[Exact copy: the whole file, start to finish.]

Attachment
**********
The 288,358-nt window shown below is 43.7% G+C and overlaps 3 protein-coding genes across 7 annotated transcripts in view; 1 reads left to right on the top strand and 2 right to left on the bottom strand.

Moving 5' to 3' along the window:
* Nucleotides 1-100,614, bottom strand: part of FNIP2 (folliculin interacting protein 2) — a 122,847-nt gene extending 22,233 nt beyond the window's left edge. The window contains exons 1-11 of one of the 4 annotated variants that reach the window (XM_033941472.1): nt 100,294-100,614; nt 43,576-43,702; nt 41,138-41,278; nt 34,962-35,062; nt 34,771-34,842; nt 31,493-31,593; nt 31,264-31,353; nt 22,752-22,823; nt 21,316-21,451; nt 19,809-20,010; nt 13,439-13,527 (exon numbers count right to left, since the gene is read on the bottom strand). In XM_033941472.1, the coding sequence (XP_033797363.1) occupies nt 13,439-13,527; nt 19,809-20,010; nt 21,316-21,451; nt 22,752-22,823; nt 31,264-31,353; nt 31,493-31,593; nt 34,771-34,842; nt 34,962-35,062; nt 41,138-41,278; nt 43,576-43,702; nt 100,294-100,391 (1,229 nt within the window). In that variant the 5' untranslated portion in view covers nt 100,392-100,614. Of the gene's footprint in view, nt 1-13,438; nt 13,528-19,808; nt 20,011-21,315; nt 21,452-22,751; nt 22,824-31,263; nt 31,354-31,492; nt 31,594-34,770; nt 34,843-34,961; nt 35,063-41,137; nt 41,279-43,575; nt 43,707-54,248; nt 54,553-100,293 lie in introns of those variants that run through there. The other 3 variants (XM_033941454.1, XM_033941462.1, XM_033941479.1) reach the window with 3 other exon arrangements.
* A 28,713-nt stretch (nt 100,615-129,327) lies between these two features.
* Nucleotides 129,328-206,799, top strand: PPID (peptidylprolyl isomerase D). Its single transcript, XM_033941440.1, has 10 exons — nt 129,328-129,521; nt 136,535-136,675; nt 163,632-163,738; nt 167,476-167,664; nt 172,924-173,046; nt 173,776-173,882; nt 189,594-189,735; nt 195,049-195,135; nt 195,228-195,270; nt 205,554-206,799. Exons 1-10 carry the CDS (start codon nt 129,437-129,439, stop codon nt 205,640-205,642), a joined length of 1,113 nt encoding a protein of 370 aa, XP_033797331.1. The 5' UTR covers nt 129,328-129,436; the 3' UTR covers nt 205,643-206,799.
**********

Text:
The 288,358-nt window shown below is 43.7% G+C and overlaps 3 protein-coding genes across 7 annotated transcripts in view; 1 reads left to right on the top strand and 2 right to left on the bottom strand.

Moving 5' to 3' along the window:
* Nucleotides 1-100,614, bottom strand: part of FNIP2 (folliculin interacting protein 2) — a 122,847-nt gene extending 22,233 nt beyond the window's left edge. The window contains exons 1-11 of one of the 4 annotated variants that reach the window (XM_033941472.1): nt 100,294-100,614; nt 43,576-43,702; nt 41,138-41,278; nt 34,962-35,062; nt 34,771-34,842; nt 31,493-31,593; nt 31,264-31,353; nt 22,752-22,823; nt 21,316-21,451; nt 19,809-20,010; nt 13,439-13,527 (exon numbers count right to left, since the gene is read on the bottom strand). In XM_033941472.1, the coding sequence (XP_033797363.1) occupies nt 13,439-13,527; nt 19,809-20,010; nt 21,316-21,451; nt 22,752-22,823; nt 31,264-31,353; nt 31,493-31,593; nt 34,771-34,842; nt 34,962-35,062; nt 41,138-41,278; nt 43,576-43,702; nt 100,294-100,391 (1,229 nt within the window). In that variant the 5' untranslated portion in view covers nt 100,392-100,614. Of the gene's footprint in view, nt 1-13,438; nt 13,528-19,808; nt 20,011-21,315; nt 21,452-22,751; nt 22,824-31,263; nt 31,354-31,492; nt 31,594-34,770; nt 34,843-34,961; nt 35,063-41,137; nt 41,279-43,575; nt 43,707-54,248; nt 54,553-100,293 lie in introns of those variants that run through there. The other 3 variants (XM_033941454.1, XM_033941462.1, XM_033941479.1) reach the window with 3 other exon arrangements.
* A 28,713-nt stretch (nt 100,615-129,327) lies between these two features.
* Nucleotides 129,328-206,799, top strand: PPID (peptidylprolyl isomerase D). Its single transcript, XM_033941440.1, has 10 exons — nt 129,328-129,521; nt 136,535-136,675; nt 163,632-163,738; nt 167,476-167,664; nt 172,924-173,046; nt 173,776-173,882; nt 189,594-189,735; nt 195,049-195,135; nt 195,228-195,270; nt 205,554-206,799. Exons 1-10 carry the CDS (start codon nt 129,437-129,439, stop codon nt 205,640-205,642), a joined length of 1,113 nt encoding a protein of 370 aa, XP_033797331.1. The 5' UTR covers nt 129,328-129,436; the 3' UTR covers nt 205,643-206,799.